Sunday, May 1, 2005
After drawing and building airplanes all his life, this genius’ designs are getting out of this world
| Before pilot Brian Binnie soared and flew right into world history aboard SpaceShipOne on October 4, 2004, team leader Burt Rutan had a little advice for his old golfing buddy. Just after 6 a.m. inside a hanger at Mojave Airport in California, Burt leaned into the bug-like spacecraft’s cockpit and said, “Use the driver. Keep your head down and swing smooth.”|
Burt plans to make spacecraft for Virgin that will go to heights of more than 450,000 feet. He remarks, “Richard Branson has the courage to take the technology now and go straight to operational use where thousands of people can fly.”
The way things are going, Burt believes all this could lead to resort hotels in space one day. “If you would have told me when we started in 2001 when I laid it out for Paul that we would finish this program flying six powered flights and three of them being space flights, I would have said, ‘Naaahhh!’ The ship worked a lot better than any of us could have hoped. SpaceShipOne has some specific goals: Manned space flight can be flown at high safety levels compared to current manned space vehicles. For space tourism to occur, we must be safer than the early airliners were, and that’s where our focus has been. Thanks to Richard Branson’s plan to move this into the next step, we have a big challenge in front of us now. Remember the Voyager when it flew around the world in nine days and set a milestone? The Voyager flight set an enormous important milestone. It demonstrated courage. It demonstrated risk, but when we were all done with it, we had a milestone and nowhere to go with it. The difference with this program, thanks to Richard Branson, is that we have a milestone and a challenge in front of us. We’ve only begun.”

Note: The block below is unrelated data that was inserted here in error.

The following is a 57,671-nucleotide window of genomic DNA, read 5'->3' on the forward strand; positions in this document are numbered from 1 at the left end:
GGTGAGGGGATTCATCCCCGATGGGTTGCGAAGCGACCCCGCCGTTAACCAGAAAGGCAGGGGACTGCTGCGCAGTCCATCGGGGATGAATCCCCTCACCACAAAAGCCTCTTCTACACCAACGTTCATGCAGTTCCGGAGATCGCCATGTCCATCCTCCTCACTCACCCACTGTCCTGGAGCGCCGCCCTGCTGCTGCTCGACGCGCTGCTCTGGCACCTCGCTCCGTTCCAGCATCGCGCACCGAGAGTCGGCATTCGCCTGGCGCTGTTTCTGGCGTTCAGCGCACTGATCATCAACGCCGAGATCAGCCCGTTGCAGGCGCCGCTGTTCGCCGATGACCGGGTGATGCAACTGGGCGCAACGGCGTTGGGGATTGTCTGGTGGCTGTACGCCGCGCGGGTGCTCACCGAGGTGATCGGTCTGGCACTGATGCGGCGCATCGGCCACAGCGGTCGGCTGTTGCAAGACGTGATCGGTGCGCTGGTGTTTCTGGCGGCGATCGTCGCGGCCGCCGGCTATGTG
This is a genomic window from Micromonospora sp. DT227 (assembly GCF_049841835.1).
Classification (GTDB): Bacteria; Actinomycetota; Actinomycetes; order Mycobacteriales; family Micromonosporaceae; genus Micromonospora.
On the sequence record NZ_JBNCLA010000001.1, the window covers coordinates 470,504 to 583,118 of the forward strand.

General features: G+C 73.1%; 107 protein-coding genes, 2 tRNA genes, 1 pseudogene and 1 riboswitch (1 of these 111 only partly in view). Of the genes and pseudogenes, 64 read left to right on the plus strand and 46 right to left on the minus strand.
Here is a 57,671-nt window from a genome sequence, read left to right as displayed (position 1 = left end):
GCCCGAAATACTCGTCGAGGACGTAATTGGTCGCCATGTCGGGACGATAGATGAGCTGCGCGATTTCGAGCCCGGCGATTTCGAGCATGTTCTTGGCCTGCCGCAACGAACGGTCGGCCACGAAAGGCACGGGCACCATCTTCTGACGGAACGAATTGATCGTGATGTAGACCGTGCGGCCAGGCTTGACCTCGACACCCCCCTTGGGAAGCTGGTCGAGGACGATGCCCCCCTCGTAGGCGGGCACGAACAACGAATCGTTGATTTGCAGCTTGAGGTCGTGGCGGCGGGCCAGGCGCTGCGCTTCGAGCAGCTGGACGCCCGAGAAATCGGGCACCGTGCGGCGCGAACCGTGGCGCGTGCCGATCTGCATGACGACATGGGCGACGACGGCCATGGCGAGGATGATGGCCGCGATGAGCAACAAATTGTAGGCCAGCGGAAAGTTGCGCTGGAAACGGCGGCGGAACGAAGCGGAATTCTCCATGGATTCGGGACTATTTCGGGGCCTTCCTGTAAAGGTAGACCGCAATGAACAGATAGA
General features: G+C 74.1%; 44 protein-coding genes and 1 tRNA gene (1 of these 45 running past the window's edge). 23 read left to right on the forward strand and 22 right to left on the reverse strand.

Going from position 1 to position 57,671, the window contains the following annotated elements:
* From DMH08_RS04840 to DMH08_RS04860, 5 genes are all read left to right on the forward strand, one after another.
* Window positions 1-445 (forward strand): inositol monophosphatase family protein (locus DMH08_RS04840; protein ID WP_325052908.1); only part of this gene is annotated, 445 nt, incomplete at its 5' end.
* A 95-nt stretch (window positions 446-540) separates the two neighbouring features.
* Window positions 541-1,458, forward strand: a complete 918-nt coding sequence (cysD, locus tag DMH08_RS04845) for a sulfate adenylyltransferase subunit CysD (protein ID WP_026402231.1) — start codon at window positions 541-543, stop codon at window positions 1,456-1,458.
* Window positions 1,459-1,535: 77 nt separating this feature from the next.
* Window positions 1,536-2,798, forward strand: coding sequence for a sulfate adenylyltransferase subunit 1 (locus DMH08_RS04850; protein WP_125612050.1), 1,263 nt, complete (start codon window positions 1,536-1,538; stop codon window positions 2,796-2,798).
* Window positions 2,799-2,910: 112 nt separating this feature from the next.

|In the 1990's , pilot Mike Melvill flew Burt's then-new design, the Defiant, for a low-level pass over California's Mojave Desert.|
Photo credit: Steve Werner
Burt, 61, has always had “the right stuff.” The youngest of three, he grew up in Dinuba, Calif., near Fresno. His father was a dentist who gave up golf to buy a small plane and got his children hooked on aviation. “Both of us had aviation fuel in our veins,” says Burt’s brother Dick, a 14,000-hour pilot.
Burt began making—and designing—model airplanes at an early age. “He would design a plane that would do some incredible things, and I’d look at it and say, ‘There’s no way that will work.’ Of course it did,” says Dick.
Burt was the Charles Lindbergh of model-airplane competitions. “He would come up with really innovative and creative solutions that blew everybody else away,” recalls Dick. “There were a lot of rules in model-airplane contests, and he would find some way to blow away the competition while keeping within the rules.”
About age 14, Burt designed a Harrier Jump Jet before there was a Harrier. “There was a carrier competition, where the planes take off and land on a little carrier,” explains Dick. “Two of the contests were how fast you can go and how slow you can go. He designed a carrier plane that could actually hover. They had to change the rules because of him.”
Page 2 of 3